I seems that “Qwikster” is a name that took about 15 minutes to brainstorm and again, the split is a tease with nothing of substance to offer subscribers. The DVD business has clearly been tagged for a slow, but sure death.

    In the interim, I’ve picked up a Roku and I’m streaming Amazon, Blockbuster and other options. I’m getting even more value from Amazon Prime and I don’t see the need to for a Netflix subscription of any kind, even if they improve their catalog.

  4. I dropped the DVD subscription as soon as they announced they were double dipping. I dropped the streaming when they failed to follow thru on content. Guess that makes me one in a million.

  5. I dropped from 2 DVDs a month to 1 to keep the overall price the same as before the hike. Splitting up the service into two pieces will make this much more of a pain so like others I will take a look at alternatives like Amazon. It’s a real shame though, I have enjoyed netflix over the years. Its interface on the Wii was great, the fact that it remembered where I was if I watched part of a movie on one platform and wanted to pick it up again on a different platform. Hopefully other services will be as good or better with the tech.

    Sad to watch something good fall apart due to poor management decisions.

  6. It seems Netflix CEO shows no sign of remorse or intelligence. His so called email I received show same arrogance he show earlier.
    I was going to hang in but after that dumb email, that’s it. It’s time to say good bye.

  7. I dropped DVD rental, keeping streaming. It’s got a fair amount of stuff for the kids and I’ve got it on most of my “portable” stuff.

    I’m strongly considering dropping streaming, too — if they don’t improve selection.

  8. This announcement was the motivation I needed to finally drop streaming, which is too lacking in content and video/audio quality. (Even if I did find something I wanted to watch, I could not get over the prospect of simply waiting a day or two to get a version with a watchable picture and 5.1 audio.) The part that makes me mad is the perception that they are basically just brushing off DVD users with a good laugh at what backwards hicks we are, so funny that they couldn’t even bother taking the naming of the new service seriously…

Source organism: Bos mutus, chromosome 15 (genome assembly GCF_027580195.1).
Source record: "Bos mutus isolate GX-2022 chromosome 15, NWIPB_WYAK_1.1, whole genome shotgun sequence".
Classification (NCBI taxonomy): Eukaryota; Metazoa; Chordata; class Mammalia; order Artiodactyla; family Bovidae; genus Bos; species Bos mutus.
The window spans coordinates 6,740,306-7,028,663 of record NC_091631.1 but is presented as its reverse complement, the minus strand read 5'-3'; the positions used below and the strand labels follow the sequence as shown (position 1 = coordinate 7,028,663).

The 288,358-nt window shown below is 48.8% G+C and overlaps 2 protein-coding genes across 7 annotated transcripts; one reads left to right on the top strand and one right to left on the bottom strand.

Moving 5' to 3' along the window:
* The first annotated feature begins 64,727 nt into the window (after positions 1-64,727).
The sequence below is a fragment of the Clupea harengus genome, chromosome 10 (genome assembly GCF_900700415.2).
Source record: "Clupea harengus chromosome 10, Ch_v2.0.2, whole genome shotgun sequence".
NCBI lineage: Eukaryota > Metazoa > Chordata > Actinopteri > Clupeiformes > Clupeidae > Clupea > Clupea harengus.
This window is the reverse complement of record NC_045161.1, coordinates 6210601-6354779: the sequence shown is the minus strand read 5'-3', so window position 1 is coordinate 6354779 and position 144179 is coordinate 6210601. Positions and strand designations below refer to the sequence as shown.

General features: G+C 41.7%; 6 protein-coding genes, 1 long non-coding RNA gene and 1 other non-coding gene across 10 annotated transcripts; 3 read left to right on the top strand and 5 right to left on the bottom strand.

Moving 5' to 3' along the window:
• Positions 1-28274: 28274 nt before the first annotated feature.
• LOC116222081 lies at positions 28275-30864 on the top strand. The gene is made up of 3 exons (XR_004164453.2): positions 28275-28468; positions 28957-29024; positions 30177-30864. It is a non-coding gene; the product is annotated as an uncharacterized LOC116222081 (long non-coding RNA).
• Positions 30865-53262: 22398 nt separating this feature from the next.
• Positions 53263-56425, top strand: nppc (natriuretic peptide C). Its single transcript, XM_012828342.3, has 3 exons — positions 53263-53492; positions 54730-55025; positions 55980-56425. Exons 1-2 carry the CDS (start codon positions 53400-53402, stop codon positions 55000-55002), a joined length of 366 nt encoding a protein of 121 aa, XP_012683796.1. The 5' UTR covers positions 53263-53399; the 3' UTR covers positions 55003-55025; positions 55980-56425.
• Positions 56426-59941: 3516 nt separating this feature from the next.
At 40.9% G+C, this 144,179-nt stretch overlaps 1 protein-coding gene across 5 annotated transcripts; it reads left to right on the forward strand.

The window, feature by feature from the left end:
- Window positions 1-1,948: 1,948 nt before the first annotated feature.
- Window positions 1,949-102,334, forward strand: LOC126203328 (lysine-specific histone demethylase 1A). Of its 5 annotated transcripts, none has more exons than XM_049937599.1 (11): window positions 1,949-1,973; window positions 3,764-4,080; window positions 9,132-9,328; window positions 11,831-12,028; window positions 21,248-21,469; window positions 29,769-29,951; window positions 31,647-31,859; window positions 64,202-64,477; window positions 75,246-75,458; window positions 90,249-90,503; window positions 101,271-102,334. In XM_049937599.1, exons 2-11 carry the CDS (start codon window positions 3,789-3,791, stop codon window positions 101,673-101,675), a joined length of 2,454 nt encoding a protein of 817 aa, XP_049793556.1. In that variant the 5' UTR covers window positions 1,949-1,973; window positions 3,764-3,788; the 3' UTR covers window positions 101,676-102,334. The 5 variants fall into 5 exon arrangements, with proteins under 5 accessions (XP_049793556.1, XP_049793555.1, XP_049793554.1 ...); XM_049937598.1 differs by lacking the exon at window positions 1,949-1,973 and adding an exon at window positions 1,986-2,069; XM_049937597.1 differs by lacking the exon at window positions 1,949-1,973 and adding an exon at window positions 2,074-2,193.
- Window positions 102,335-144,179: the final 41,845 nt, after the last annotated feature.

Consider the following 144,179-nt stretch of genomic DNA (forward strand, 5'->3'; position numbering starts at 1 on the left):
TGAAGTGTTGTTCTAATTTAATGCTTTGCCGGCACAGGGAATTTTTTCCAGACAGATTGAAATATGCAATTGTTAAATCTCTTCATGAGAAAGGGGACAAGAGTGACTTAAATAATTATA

I admit, last night it did feel really good to delete the netflix app off my phone and PS3 🙂

  9. Stick a fork in ’em, they’re done. They’ve allowed their greed and lack of customer appreciation drive their business into the ground.

    Sadly, lots of lemmings will continue to pony up bucks to line Mr. Hastings’ pockets in spite of his cavalier attitude and the streaming service’s weak catalog.

  10. I’m the oddball here, I guess. Not having watched much TV or movies over the past 50 years, I’m finding a load of stuff to watch on streaming, with an occasional DVD thrown in. I’m not complaining. Sure beats the beans out of lame TV.

  11. >As I recall, Netflix compared the rate increase to the price of a >coffee from Starbucks. This comment, while true, seemed a bit >flippant

    It wasn’t flippant so much as ignorant. regardless of economic theory, people DON’T make all decisions based on logic. Netflix should hire a social psychologist if they want to promote their brand(s).

    OK, it was flippant. And a main reason I canceled my subscription. The US is supposed to operate on a free-market system. So I voted with my $.

  12. My sentiments exactly, Dave! It isn’t Mr. Hastings’ job (or right) to tell me what corners to cut to compensate for a raise in their subscription rate. And his “apology” was one of the most backhanded, insincere tripe I’ve heard in quite some time.

    I do miss Netflix- even the streaming, which had added a few things just in the past month or so that I had really wanted to see – but like you, I couldn’t tolerate the management’s careless, disrespectful approach to customer service and consumer loyalty so I too voted with my (lack of) dollars.

  13. @Rob O – Netflix is still the best deal in premium content. If you have children there’s nothing that even comes close to the streaming service. Somehow that weak catalog of their’s produced over 240 titles last month (a little under 120 hours as we allow our kids 2 hours of “TV” a day) that my two boys enjoyed on two different computers at the same time). Mind you I’m not talking movies, but shorter kid shows, episodes…best of all there are none of the horrid commercials services like Disney Channel or Nickelodeon pump out every few minutes.

    My plan is 2 DVDs and streaming and costs $20. I tend to find a fair amount of stuff I like on the streaming. For instance, the series “Breaking Bad” is available now.

    The way they announced the price increase and the “apology” were very poorly done. On the positive side they gave everyone a couple of months warning unlike services like DirecTV that have almost automatic price increases that come with barely a month’s notice. I also believe people overreacted. It’s not as if they hurt anyone.

    Hey, I fully understand people who didn’t like the price increase or the service and quit…but using pejorative terms for the people that still find great value in the service is rather inconsiderate.